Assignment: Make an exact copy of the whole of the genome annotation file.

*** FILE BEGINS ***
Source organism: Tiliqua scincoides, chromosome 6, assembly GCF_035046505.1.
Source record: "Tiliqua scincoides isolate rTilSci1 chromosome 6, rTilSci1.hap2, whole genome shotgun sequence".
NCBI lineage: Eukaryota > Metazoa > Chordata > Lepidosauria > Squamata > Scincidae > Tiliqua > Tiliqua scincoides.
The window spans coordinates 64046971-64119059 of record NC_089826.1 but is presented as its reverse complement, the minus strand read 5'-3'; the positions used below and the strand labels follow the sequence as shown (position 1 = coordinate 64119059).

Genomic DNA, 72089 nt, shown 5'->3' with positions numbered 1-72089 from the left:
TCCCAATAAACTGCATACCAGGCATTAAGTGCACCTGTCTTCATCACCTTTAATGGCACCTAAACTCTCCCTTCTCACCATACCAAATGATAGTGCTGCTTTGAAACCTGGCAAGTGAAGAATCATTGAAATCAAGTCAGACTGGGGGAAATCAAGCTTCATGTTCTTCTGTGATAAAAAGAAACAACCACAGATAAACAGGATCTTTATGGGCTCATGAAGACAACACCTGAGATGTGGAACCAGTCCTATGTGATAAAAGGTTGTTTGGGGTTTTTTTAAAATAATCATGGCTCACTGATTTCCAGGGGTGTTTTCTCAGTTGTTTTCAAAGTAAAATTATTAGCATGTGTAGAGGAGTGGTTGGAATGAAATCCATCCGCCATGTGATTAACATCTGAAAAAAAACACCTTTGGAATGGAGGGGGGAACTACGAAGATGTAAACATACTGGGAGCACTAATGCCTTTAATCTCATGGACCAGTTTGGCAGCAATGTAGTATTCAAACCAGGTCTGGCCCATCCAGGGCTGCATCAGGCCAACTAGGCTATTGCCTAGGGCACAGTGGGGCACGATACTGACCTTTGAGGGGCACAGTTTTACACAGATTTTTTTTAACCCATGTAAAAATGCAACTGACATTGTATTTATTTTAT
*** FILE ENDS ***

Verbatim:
Source organism: Tiliqua scincoides, chromosome 6, assembly GCF_035046505.1.
Source record: "Tiliqua scincoides isolate rTilSci1 chromosome 6, rTilSci1.hap2, whole genome shotgun sequence".
NCBI lineage: Eukaryota > Metazoa > Chordata > Lepidosauria > Squamata > Scincidae > Tiliqua > Tiliqua scincoides.
The window spans coordinates 64046971-64119059 of record NC_089826.1 but is presented as its reverse complement, the minus strand read 5'-3'; the positions used below and the strand labels follow the sequence as shown (position 1 = coordinate 64119059).

Genomic DNA, 72089 nt, shown 5'->3' with positions numbered 1-72089 from the left:
TCCCAATAAACTGCATACCAGGCATTAAGTGCACCTGTCTTCATCACCTTTAATGGCACCTAAACTCTCCCTTCTCACCATACCAAATGATAGTGCTGCTTTGAAACCTGGCAAGTGAAGAATCATTGAAATCAAGTCAGACTGGGGGAAATCAAGCTTCATGTTCTTCTGTGATAAAAAGAAACAACCACAGATAAACAGGATCTTTATGGGCTCATGAAGACAACACCTGAGATGTGGAACCAGTCCTATGTGATAAAAGGTTGTTTGGGGTTTTTTTAAAATAATCATGGCTCACTGATTTCCAGGGGTGTTTTCTCAGTTGTTTTCAAAGTAAAATTATTAGCATGTGTAGAGGAGTGGTTGGAATGAAATCCATCCGCCATGTGATTAACATCTGAAAAAAAACACCTTTGGAATGGAGGGGGGAACTACGAAGATGTAAACATACTGGGAGCACTAATGCCTTTAATCTCATGGACCAGTTTGGCAGCAATGTAGTATTCAAACCAGGTCTGGCCCATCCAGGGCTGCATCAGGCCAACTAGGCTATTGCCTAGGGCACAGTGGGGCACGATACTGACCTTTGAGGGGCACAGTTTTACACAGATTTTTTTTAACCCATGTAAAAATGCAACTGACATTGTATTTATTTTAT